Erin made my website. If you like it, have her make (or re-do) yours!
Designing a Website: How to Choose a Web Designer
When faced with finding a web designer, you must know what to research and how to evaluate.
After having a good understanding of what to do before designing a website, it is time to begin your search for a quality web designer. Below are a few items to help you find the best fit and determine what makes a good designer.
Ask around. Referrals show client trust and product satisfaction. There are many web designers and developers out there. Finding a great one who is trustworthy and easy to work with can be difficult. Who do you know who has worked with a designer or may know of one? What was their experience?
Determine the type of company/individual you would like to work with. Both freelance designers and web design firms have advantages and disadvantages. Which would best fit you, your business and your needs? Typically, the bigger the site, the more man power you may need.
Be informed. After finding out as much as you can about the designer or company from their website, give them a call. Speaking with them will give you a sense of how technically and socially savvy they are. Whether you're considering a company or an individual, it is important to have a designer with a healthy balance of people skills and technical expertise. Being a web designer is not just about the web - you must know how people will respond, interpret and engage with what you have created.
Scrutinize! When you are Googling and trying to find the perfect fit, be sure to view websites with a critical eye. The designer's site is just as revealing as the sites they've done for others; make it a point to find their online portfolio. So, what determines a well designed website?
Can you quickly and easily find the information you are looking for? Half of design is organization. The productivity and success of a website directly relates to the user's ability to find what they are looking for in a fast and efficient way.
Is the navigation easy to use and understand? Once you click to a new page, you should know exactly where you are in relation to the site as a whole. When you, the user, gets lost, then you, a potential client, is lost.
Is there structure to the overall design? Is it consistent? The overall design (aesthetics) should be consistent and uniform. This does not imply that every page is exactly the same. It should, however, be uniform; each page should maintain a degree of continuity with the rest of the site.
Are things aligned? When a designer is detail oriented, they will be more likely desire to please you and produce a high quality product. A good designer is worried about a 3 pixel difference between the left margin of the title and the left margin of the content!
Does the message coincide with the subject matter? For example, if the site is for elderly people, the design should be conservative (assuming they're not Harley riders), the font should be large and easy to read, and the features should be within grasp. Likewise, a skateboarding company wouldn't want a real estate lawyer's site.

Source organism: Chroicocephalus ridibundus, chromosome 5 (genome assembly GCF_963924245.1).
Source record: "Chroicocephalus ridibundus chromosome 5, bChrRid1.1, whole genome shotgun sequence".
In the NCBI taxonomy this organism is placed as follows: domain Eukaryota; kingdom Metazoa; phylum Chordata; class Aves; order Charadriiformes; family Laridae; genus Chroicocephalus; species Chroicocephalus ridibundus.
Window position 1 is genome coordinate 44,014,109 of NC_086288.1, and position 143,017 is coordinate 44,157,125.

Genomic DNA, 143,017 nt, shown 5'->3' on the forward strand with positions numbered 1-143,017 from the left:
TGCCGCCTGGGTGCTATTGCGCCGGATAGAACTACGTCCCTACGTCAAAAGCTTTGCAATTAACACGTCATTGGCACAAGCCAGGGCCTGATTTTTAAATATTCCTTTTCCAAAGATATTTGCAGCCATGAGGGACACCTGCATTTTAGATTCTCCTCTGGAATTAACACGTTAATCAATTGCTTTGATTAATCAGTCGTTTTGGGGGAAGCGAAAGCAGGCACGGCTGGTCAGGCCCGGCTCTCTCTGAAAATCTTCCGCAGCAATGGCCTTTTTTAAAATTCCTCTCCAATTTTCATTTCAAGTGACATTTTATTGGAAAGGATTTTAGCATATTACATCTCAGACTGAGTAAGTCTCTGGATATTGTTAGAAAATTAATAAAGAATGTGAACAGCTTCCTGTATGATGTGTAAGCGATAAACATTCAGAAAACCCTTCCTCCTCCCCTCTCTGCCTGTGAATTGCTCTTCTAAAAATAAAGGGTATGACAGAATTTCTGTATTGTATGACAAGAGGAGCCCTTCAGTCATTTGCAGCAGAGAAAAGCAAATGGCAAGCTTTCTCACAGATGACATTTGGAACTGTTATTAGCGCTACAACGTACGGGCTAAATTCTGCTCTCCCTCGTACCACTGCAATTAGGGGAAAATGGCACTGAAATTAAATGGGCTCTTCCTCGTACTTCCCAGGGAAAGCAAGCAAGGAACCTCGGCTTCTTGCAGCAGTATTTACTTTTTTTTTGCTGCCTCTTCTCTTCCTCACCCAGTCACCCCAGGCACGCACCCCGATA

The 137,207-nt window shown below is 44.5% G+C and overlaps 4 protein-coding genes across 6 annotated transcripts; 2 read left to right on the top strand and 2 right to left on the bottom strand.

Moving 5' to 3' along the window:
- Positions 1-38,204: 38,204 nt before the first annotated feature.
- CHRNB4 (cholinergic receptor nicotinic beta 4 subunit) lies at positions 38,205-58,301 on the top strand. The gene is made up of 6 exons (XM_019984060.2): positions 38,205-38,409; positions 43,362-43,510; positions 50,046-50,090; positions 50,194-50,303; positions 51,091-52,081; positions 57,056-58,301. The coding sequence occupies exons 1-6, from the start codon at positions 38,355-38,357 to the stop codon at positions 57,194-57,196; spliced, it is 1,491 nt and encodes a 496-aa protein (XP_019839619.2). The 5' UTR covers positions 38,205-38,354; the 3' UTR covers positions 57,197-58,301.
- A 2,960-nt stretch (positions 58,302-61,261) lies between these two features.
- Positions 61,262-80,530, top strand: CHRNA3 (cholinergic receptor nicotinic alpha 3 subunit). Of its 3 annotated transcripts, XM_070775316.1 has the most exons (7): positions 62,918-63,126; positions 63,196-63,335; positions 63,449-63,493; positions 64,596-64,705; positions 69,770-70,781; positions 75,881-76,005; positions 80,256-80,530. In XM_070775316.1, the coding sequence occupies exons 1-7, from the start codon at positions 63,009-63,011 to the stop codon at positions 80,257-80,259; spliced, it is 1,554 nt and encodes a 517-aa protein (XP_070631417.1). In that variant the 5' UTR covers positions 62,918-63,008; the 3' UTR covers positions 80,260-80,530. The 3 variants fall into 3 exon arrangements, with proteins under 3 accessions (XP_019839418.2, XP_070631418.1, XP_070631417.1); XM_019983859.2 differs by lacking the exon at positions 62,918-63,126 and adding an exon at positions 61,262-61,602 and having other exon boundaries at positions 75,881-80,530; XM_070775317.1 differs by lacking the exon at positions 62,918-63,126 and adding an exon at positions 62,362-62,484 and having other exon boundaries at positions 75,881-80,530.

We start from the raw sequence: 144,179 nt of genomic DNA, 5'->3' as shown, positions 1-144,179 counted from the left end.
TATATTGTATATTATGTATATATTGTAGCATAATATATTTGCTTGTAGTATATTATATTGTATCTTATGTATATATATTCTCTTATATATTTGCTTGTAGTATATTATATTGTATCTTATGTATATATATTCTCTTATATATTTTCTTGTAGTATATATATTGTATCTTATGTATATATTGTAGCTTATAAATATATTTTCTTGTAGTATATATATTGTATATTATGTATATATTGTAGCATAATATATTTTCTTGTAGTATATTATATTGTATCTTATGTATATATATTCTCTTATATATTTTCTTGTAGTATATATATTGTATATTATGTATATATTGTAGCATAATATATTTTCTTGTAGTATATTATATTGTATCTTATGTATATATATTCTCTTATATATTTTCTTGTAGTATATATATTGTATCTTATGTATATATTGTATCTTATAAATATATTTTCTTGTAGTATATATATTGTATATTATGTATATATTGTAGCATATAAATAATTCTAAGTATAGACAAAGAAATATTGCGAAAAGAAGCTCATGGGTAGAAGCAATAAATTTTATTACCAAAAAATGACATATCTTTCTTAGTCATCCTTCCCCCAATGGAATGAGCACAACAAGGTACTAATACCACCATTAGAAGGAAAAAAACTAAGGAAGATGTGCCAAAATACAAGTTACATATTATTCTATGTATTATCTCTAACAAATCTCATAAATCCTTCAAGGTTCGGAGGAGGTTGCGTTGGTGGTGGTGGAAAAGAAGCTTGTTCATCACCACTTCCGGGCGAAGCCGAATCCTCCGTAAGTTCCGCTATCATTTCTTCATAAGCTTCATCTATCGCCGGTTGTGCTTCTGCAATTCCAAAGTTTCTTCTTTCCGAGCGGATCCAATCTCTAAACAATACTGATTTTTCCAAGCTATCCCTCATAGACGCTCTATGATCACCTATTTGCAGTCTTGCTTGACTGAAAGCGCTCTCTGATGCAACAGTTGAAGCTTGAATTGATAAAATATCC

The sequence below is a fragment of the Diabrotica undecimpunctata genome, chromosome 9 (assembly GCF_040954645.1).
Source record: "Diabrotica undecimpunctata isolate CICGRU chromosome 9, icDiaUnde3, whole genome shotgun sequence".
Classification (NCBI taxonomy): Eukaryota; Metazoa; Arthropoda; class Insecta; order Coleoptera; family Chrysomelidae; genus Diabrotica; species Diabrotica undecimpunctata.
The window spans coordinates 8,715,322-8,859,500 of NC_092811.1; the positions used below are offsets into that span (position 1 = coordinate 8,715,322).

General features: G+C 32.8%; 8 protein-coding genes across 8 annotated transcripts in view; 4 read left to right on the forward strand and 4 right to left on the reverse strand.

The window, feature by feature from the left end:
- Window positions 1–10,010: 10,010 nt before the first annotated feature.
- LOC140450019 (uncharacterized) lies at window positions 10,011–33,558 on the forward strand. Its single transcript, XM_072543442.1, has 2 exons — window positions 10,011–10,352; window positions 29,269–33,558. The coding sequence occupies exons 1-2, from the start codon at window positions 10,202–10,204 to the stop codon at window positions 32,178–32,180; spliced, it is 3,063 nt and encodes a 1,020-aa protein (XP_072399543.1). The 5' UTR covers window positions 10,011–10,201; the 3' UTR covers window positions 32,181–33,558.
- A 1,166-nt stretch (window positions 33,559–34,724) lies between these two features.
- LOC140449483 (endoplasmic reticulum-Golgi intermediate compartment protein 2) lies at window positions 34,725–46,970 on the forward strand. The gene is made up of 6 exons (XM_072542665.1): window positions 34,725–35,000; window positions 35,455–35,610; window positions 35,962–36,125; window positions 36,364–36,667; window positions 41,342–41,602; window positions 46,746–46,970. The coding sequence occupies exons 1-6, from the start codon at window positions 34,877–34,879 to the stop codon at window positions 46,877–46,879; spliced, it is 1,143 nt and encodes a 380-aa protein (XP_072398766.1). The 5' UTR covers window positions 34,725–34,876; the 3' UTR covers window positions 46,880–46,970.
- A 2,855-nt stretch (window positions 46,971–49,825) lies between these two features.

Does the information on the site help you to understand what that company, person, or organization is about? Wording, colors and layout are just a few elements that help to communicate a message. Pay attention to these. You will quickly know who the site is for.
Does the site have contact information that is helpful and easy to find? This is a very important part of the site. Since websites are a primarily passive medium, you want your users to be able to contact you if they need to. Not being able to locate or email a company because you cannot find contact information on their site is simply unacceptable.
Can you read the text easily? Many factors contribute to the readability and legibility of text. Think about color (light on dark, vice versa), font, size, etc.
How long does the site take to load? Typically if a site takes longer than ten seconds to load, users get bored and leave. When you're on the information superhighway, you don't want to be stuck behind a Sunday driver!
Regardless of whether or not you have had to find a web designer before, this article provides you with the necessary information on what to research and how to assess a well designed website. I have broken down choosing a web designer into a manageable process for you to use as a guide on your search. Now instead of feeling overwhelmed by the burden, get excited about choosing a designer!
Learn more about the author, Erin Pierce.
Comment on this article
Posted by Joe Hage, Seattle, Washington |
Feb 28, 2008
Posted by Elizabeth Lee, Seattle, Washington |
Mar 06, 2008
Our original company web site was designed and built with a flash component that made it near impossible for Google to find it. I loved the opening page the icons did this cool swirly thing. The person who built the site designs sites for fashion designers and musicians. For him our site was baby stuff. We never took into consideration what would happen when we went LIVE. Let me tell you...nothing happened. Not being a techie I had no idea that I was going to lose clients with a beautiful web site in Google oblivion.
Erin has "touched up" our site so that it maintains the simplicity and coolness we wanted and now our company can be found. She asked questions that I would not have thought about. That is her job. Let her help you to do yours.
Seattle Organizing Works is open for business.
Posted by Terry Loving, Seattle, Washington |
Sep 09, 2008
Excellent list! - Your expertise nails it right on the head! Erin is a quality professional!
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